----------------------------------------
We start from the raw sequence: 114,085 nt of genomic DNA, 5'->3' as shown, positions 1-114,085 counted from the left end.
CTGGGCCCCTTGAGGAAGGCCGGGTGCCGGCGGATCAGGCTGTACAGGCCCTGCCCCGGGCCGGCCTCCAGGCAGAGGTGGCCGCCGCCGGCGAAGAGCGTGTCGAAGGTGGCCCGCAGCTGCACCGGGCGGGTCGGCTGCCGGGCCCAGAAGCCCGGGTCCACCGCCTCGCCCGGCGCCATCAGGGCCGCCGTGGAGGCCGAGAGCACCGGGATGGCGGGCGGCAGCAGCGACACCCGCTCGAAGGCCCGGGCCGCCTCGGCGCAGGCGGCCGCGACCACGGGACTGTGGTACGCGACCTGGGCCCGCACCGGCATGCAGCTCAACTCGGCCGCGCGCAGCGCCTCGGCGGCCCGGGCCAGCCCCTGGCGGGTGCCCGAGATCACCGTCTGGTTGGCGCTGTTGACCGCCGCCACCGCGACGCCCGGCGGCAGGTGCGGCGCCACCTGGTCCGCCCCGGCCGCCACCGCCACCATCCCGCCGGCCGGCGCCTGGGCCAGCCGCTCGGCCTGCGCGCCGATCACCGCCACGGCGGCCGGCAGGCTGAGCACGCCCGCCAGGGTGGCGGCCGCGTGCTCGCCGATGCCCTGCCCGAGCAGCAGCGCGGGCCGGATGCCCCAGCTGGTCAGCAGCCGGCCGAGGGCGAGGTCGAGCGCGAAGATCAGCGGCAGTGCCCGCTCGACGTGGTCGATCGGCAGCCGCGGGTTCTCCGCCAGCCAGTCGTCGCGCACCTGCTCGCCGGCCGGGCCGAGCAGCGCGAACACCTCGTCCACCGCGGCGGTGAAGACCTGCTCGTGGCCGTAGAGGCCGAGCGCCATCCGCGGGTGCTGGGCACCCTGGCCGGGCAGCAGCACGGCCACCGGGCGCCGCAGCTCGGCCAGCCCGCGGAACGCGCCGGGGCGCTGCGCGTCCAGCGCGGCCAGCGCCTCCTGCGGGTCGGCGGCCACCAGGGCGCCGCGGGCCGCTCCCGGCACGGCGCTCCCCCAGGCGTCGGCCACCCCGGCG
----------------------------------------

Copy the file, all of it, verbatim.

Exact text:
We start from the raw sequence: 114,085 nt of genomic DNA, 5'->3' as shown, positions 1-114,085 counted from the left end.
CTGGGCCCCTTGAGGAAGGCCGGGTGCCGGCGGATCAGGCTGTACAGGCCCTGCCCCGGGCCGGCCTCCAGGCAGAGGTGGCCGCCGCCGGCGAAGAGCGTGTCGAAGGTGGCCCGCAGCTGCACCGGGCGGGTCGGCTGCCGGGCCCAGAAGCCCGGGTCCACCGCCTCGCCCGGCGCCATCAGGGCCGCCGTGGAGGCCGAGAGCACCGGGATGGCGGGCGGCAGCAGCGACACCCGCTCGAAGGCCCGGGCCGCCTCGGCGCAGGCGGCCGCGACCACGGGACTGTGGTACGCGACCTGGGCCCGCACCGGCATGCAGCTCAACTCGGCCGCGCGCAGCGCCTCGGCGGCCCGGGCCAGCCCCTGGCGGGTGCCCGAGATCACCGTCTGGTTGGCGCTGTTGACCGCCGCCACCGCGACGCCCGGCGGCAGGTGCGGCGCCACCTGGTCCGCCCCGGCCGCCACCGCCACCATCCCGCCGGCCGGCGCCTGGGCCAGCCGCTCGGCCTGCGCGCCGATCACCGCCACGGCGGCCGGCAGGCTGAGCACGCCCGCCAGGGTGGCGGCCGCGTGCTCGCCGATGCCCTGCCCGAGCAGCAGCGCGGGCCGGATGCCCCAGCTGGTCAGCAGCCGGCCGAGGGCGAGGTCGAGCGCGAAGATCAGCGGCAGTGCCCGCTCGACGTGGTCGATCGGCAGCCGCGGGTTCTCCGCCAGCCAGTCGTCGCGCACCTGCTCGCCGGCCGGGCCGAGCAGCGCGAACACCTCGTCCACCGCGGCGGTGAAGACCTGCTCGTGGCCGTAGAGGCCGAGCGCCATCCGCGGGTGCTGGGCACCCTGGCCGGGCAGCAGCACGGCCACCGGGCGCCGCAGCTCGGCCAGCCCGCGGAACGCGCCGGGGCGCTGCGCGTCCAGCGCGGCCAGCGCCTCCTGCGGGTCGGCGGCCACCAGGGCGCCGCGGGCCGCTCCCGGCACGGCGCTCCCCCAGGCGTCGGCCACCCCGGCG